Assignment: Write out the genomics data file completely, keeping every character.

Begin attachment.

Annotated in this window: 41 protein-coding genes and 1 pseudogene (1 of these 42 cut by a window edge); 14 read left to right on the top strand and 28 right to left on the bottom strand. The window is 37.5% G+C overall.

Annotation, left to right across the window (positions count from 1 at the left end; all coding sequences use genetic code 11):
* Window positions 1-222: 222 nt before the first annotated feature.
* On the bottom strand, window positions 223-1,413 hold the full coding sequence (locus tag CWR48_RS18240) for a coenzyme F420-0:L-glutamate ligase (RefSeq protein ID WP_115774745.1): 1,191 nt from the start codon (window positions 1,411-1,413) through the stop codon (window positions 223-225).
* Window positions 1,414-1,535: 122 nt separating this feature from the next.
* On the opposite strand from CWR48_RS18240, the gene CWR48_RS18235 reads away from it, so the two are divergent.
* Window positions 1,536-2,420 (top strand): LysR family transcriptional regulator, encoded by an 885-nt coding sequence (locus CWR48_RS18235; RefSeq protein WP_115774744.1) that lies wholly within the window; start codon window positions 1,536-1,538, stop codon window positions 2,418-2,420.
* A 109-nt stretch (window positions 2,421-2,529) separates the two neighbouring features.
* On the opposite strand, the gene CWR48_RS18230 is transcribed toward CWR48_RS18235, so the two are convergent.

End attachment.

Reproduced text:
Annotated in this window: 41 protein-coding genes and 1 pseudogene (1 of these 42 cut by a window edge); 14 read left to right on the top strand and 28 right to left on the bottom strand. The window is 37.5% G+C overall.

Annotation, left to right across the window (positions count from 1 at the left end; all coding sequences use genetic code 11):
* Window positions 1-222: 222 nt before the first annotated feature.
* On the bottom strand, window positions 223-1,413 hold the full coding sequence (locus tag CWR48_RS18240) for a coenzyme F420-0:L-glutamate ligase (RefSeq protein ID WP_115774745.1): 1,191 nt from the start codon (window positions 1,411-1,413) through the stop codon (window positions 223-225).
* Window positions 1,414-1,535: 122 nt separating this feature from the next.
* On the opposite strand from CWR48_RS18240, the gene CWR48_RS18235 reads away from it, so the two are divergent.
* Window positions 1,536-2,420 (top strand): LysR family transcriptional regulator, encoded by an 885-nt coding sequence (locus CWR48_RS18235; RefSeq protein WP_115774744.1) that lies wholly within the window; start codon window positions 1,536-1,538, stop codon window positions 2,418-2,420.
* A 109-nt stretch (window positions 2,421-2,529) separates the two neighbouring features.
* On the opposite strand, the gene CWR48_RS18230 is transcribed toward CWR48_RS18235, so the two are convergent.